On a related note, I recently read that habits are formed because of things that we do repeatedly, and often, our environment shapes these habits. It’s no wonder people come home, fall onto the sofa and settle into an hours-long daze of television watching. After all, you have a comfortable place to sit that is positioned right in front of the television. We’ve created the perfect environment for what some might argue is a not very productive habit.
A side story, completely unrelated to this (I will tie everything together soon, I promise) is that three years ago, I mentioned to my family that I really wanted a lemon tree. They were skeptical. In the state of Washington, there isn’t continuous year-round sunlight and warm weather. How would I manage to grow lemons? I told them I was committed to the task, and so, for Mother’s Day that year, I was the proud receiver of a lemon tree.
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Don't Juggle; Make Choices.
A question coaches are asked a lot is, “How can I juggle work and life?” In my experience, when I am asked this question, my client is feeling like they are taking on too much in one area of their lives. I’d like to start by sharing some stories that I think readers may relate to, especially as the holidays approach.
John is an executive at a large company, who tells me he spends a minimum of 14 hours working, at least three hours driving, 4 hours sleeping and the rest taking care of his living needs. Part of his 14-hour workday is spent texting/emailing, starting before 5am most mornings and ending close to midnight most evenings. His phone rings constantly, often during dinner with his family. He almost always answers. His wife and family rarely see him, and even when he’s physically present, he’s frequently mentally distracted.
Jessica has created a habit where she ends her day in the office at 4:30pm so that she can be home for the kids in the evening. She and her husband tag team to get the kids to various sports and commitments in the evenings, all while juggling the dogs, dinner prep and other household/family needs. After the kids are in bed, typically between 9:30 – 10pm, Jessica will log back onto her computer and “catch up” on the work she missed by leaving the office at 4:30. She typically works until well past midnight, sometimes later. She sees her husband daily yet doesn’t feel that they have any truly meaningful interactions.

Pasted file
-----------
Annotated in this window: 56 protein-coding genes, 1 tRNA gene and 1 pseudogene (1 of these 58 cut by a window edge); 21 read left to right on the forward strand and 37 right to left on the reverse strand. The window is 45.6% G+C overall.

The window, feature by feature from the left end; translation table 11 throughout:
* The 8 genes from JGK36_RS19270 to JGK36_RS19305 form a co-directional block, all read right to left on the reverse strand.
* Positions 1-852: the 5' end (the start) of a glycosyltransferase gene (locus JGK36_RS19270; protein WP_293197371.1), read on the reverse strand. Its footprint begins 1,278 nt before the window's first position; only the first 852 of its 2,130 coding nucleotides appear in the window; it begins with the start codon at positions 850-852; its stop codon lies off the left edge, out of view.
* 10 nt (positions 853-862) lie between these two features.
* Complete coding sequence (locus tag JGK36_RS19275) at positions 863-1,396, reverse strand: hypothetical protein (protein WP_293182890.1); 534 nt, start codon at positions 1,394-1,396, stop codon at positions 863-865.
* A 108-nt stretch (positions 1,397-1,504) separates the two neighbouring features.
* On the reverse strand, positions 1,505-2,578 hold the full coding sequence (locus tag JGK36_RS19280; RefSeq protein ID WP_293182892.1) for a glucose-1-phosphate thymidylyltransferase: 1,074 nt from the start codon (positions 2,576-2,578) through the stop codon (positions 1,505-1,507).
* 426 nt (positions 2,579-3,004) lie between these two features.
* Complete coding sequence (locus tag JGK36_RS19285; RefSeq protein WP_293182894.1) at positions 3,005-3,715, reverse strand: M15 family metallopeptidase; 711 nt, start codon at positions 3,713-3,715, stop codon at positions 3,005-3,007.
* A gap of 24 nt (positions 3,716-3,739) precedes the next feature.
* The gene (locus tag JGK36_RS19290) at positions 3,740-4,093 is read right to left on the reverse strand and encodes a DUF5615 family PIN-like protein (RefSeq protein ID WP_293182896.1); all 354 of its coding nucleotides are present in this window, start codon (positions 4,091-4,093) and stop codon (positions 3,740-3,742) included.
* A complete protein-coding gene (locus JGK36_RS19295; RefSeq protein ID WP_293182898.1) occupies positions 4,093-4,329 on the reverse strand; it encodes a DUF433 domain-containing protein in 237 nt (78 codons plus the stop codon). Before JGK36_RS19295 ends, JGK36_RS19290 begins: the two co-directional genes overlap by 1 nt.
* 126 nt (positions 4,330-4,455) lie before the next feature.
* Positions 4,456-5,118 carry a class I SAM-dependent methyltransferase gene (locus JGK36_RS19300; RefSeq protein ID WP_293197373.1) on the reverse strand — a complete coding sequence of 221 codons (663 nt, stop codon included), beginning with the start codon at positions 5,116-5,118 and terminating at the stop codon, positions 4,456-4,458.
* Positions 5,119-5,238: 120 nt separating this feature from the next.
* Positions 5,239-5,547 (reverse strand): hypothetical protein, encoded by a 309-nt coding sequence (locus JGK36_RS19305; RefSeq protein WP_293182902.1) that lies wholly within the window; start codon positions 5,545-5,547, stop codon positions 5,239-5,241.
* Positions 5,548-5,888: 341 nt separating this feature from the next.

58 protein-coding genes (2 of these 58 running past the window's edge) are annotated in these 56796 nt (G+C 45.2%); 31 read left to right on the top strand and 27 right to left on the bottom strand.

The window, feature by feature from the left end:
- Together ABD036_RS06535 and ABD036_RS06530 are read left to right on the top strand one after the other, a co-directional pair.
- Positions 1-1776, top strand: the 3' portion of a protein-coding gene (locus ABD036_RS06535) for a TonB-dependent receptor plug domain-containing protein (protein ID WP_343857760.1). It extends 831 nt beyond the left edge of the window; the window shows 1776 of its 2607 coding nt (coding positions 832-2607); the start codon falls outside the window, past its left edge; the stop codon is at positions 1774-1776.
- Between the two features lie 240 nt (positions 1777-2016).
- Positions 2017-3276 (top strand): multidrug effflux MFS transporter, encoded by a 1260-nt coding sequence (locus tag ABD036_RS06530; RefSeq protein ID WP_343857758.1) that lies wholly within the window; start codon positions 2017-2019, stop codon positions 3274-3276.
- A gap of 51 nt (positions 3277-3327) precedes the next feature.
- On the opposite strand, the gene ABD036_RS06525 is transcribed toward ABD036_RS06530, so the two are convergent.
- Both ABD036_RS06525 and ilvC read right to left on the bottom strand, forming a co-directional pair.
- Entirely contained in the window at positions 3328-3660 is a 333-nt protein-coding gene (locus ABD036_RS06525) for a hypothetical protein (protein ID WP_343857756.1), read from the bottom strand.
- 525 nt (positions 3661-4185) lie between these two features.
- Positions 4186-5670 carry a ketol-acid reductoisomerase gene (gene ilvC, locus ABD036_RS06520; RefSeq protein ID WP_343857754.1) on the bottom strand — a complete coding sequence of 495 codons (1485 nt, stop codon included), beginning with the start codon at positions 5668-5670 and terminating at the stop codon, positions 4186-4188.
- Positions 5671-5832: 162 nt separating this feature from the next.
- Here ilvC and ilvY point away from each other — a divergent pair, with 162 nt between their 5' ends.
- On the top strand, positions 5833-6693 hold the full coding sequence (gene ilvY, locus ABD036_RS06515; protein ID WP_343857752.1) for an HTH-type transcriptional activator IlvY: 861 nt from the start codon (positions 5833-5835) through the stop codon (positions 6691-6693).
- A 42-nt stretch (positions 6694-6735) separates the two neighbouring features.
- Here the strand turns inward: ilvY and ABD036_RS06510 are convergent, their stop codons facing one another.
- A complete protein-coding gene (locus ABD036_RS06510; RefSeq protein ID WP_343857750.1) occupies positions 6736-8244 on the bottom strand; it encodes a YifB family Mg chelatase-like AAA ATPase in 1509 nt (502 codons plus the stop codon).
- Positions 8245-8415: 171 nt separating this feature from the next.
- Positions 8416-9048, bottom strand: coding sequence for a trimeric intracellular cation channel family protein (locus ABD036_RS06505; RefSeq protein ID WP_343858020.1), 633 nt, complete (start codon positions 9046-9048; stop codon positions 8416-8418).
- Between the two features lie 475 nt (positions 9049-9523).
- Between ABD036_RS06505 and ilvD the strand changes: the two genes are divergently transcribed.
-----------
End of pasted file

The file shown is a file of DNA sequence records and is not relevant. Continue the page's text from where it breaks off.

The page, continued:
Emily is just returning to work after giving birth to her second baby boy. Her oldest is about to turn 3 years old, so she is juggling the demands of two young children at home and reentering a director-level job at a larger company. She has been late for every morning meeting this week, realizing it’s hard to get out of the house on time and still meet the needs of her kids. She uses the mother’s room every three hours while at the office and has been leaving every day at 6pm. Once home, she is too exhausted to log onto her work email, and yet her work is just getting started at home. Nights mean getting up every 4-5 hours to feed the newborn baby, leaving her sleep deprived the following day.
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"It’s been forever since I’ve seen you.” Colleen clicks send on her phone, feeling like a weight has been lifted. Finally, she’d reconnect with Kristi. It had been way too long.
Kristi picks up her phone and smiles. It’s so nice to hear from old friends. There’s just no way right now with her work schedule, though. “I know, I know,” she texts back. “We need to get together. Things have just been so busy. We will get together soon. Promise.”
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“I’ve lost sight of who I am.” It’s the only way Karen can explain what led her to schedule this coaching session. The warning signs have been piling up. She hasn’t exercised in over a year. Her doctor tells her she's neglecting her physical health. Exhaustion, weight gain, and something about her adrenal glands. Why are adrenal glands important? Her mind is too preoccupied to remember.